LTR retrotransposons constitute the second-largest fraction of TEs in neognaths (chicken + duck and Neoaves) (Zhang et al. 2014), where they have been active throughout their early evolution (Suh et al. 2011a, 2011b, 2015). Although avian LTRs were initially described in the chicken lineage (Hillier et al. 2004; Wicker et al. 2005), there appears to have been more LTR accumulation in Neoaves, especially during their early radiation (Suh et al. 2011,, 2015). Among Neoaves, oscine songbirds (e.g., zebra finch, collared flycatcher, American and hooded crow) exhibit increased numbers of young LTR retrotransposons from the superfamilies ERV1, ERV2, and ERV3 (Warren et al. 2010; Cui et al. 2014; Smeds et al. 2015; Vijay et al. in revision). In the collared flycatcher (Ficedula albicollis), the recent or ongoing LTR activity coincides with a gradual reduction of CR1 activity and potential lack of ongoing CR1 activity (Smeds et al. 2015). Interestingly, similar trends are visible in the zebra finch (Taeniopygia guttata) and the hooded crow (Corvus cornix) (Kapusta and Suh 2016). Each of these potential CR1 extinctions occurred very recently and thus each postdate the most recent ancestor of songbirds. This suggests that CR1 extinction and LTR dominance emerged independently in each of these songbird lineages (Kapusta and Suh 2016).
Despite the relative scarcity of TE copies and diversity in birds, more peculiarities are being identified as more genomes become the focus of sequencing and TE research efforts. Most birds are similar to chicken, in that they lack any recent SINE accumulation (Hillier et al. 2004; Zhang et al. 2014). However, CR1-mobilized SINEs have been accumulated in the lineage of zebra finch and related songbirds (Warren et al. 2010; Zhang et al. 2014). On the other hand, the chicken has experienced recent mariner and hAT DNA transposon activity (Hillier et al. 2004; Wicker et al. 2005), which is unusual among birds (Zhang et al. 2014). Finally, some avian lineages (some songbirds, some parrots, hornbills, trogons, hummingbirds, mesites, tinamous) have been infiltrated repeatedly by AviRTE, a newly discovered family of RTE LINEs (Suh et al. 2016). This family of RTEs is distantly related to the aforementioned BovB, and the presence of AviRTE in filarial nematodes strongly suggests horizontal transfer between and among birds and nematodes. Notably, SINEs mobilized by AviRTE evolved independently in some songbirds, some parrots, and hornbills (Suh et al. 2016).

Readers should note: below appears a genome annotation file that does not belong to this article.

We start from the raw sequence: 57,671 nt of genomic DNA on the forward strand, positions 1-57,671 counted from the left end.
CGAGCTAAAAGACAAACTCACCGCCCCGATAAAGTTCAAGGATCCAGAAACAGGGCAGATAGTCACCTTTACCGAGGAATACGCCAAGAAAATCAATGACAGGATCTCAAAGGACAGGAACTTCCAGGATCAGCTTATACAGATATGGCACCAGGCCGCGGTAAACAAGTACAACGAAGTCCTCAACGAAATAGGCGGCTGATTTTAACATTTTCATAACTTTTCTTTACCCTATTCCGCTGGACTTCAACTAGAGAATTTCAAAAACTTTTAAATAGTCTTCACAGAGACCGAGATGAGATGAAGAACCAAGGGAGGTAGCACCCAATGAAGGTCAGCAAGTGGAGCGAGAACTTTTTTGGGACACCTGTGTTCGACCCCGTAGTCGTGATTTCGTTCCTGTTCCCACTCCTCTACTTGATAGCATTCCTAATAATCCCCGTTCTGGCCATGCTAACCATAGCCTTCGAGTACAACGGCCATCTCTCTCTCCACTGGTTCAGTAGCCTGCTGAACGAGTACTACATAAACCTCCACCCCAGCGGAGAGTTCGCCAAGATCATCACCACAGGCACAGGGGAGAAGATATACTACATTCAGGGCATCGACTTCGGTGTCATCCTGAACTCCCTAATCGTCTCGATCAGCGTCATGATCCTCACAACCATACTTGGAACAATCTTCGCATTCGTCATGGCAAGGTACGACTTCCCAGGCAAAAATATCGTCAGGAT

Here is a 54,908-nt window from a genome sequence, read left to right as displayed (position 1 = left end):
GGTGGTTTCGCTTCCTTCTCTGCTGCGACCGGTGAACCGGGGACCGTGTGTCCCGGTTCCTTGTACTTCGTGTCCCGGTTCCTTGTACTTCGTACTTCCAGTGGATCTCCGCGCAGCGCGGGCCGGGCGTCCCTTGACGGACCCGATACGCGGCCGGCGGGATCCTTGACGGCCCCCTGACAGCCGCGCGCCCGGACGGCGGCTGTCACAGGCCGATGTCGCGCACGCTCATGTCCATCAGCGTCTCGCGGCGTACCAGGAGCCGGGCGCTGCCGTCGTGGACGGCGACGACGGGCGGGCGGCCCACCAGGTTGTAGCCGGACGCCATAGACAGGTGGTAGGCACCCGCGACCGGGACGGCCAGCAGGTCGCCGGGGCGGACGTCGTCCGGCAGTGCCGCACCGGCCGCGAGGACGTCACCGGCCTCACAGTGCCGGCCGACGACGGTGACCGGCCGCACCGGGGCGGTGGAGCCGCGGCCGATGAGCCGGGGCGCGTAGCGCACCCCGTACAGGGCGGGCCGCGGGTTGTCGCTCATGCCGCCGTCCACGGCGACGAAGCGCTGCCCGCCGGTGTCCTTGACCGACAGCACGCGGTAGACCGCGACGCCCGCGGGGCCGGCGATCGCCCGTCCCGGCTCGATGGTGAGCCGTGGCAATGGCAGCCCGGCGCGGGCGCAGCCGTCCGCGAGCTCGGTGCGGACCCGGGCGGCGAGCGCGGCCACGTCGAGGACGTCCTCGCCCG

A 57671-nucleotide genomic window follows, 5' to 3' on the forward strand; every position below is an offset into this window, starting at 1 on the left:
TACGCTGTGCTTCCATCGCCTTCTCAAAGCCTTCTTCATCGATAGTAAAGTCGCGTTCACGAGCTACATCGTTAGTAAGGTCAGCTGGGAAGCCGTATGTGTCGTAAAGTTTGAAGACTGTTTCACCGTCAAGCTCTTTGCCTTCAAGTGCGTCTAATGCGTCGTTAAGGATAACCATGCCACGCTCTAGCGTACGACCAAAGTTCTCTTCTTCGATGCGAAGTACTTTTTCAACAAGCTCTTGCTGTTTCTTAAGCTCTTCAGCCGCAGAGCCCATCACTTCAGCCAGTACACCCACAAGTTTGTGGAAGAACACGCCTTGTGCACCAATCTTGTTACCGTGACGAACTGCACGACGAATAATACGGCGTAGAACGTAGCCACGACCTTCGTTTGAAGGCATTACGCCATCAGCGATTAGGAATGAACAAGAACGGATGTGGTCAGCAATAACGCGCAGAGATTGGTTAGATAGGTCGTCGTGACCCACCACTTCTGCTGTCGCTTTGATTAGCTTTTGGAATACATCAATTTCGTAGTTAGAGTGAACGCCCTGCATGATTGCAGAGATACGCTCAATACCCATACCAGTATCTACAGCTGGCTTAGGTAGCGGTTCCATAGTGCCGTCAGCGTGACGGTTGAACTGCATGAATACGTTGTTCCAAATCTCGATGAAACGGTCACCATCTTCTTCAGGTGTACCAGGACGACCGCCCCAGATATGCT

In terms of TE diversity, distribution, and evolution, mammals are the best-studied vertebrates. This is largely due to the higher number of sequenced genomes spanning major lineages within the group (Koepfli et al. 2015). In addition, there is substantial information on the impact of TEs for the evolution of genome architecture, even for groups still lacking whole-genome drafts (Wichman et al. 1992; Acosta et al. 2008; Cantrell et al. 2008; Khalil and Driscoll 2010). TEs account for more than half of the size of many mammalian genomes. However, they typically exhibit low subfamily diversity compared to fishes, amphibians, and reptiles, high copy numbers of retrotransposons, and minimal DNA transposon content (Furano et al. 2004). Deviations from this pattern are described below.
Most of what is known about TEs in monotremes is derived from the platypus (Ornithorhynchus anatinus) genome assembly (Warren et al. 2008). Similar to monotreme morphology, the TE landscape exhibits characteristics that are intermediate between reptiles and mammals. Interspersed repeats derived from TEs account for approximately 45% of the platypus genome. The most prevalent TEs, with over 1.5 million copies each, are L2 and the co-mobilized MIR/Mon-1 SINE, both of which went extinct in therians (Metatheria and Eutheria) around 60–100 Mya. Monotremes have a novel SINE-like, small nucleolar RNA-derived retrotransposon that is mobilized by an RTE (sno-RTEs) rather than by L1, the common LINEs of therians (Schmitz et al. 2008; Warren et al. 2008). Interestingly, the patterns of genomic distribution and past accumulation of DNA transposons and LTR retrotransposons differ between monotremes and therians. In the platypus genome, DNA transposons and LTR retrotransposons are particularly underrepresented in genic regions known to undergo imprinting in therians. This suggests that therian-specific expansion and accumulation of these TEs may have promoted the evolution of imprinting, which is a feature present in metatherian and eutherian but not monotreme genomes (Pask et al. 2009).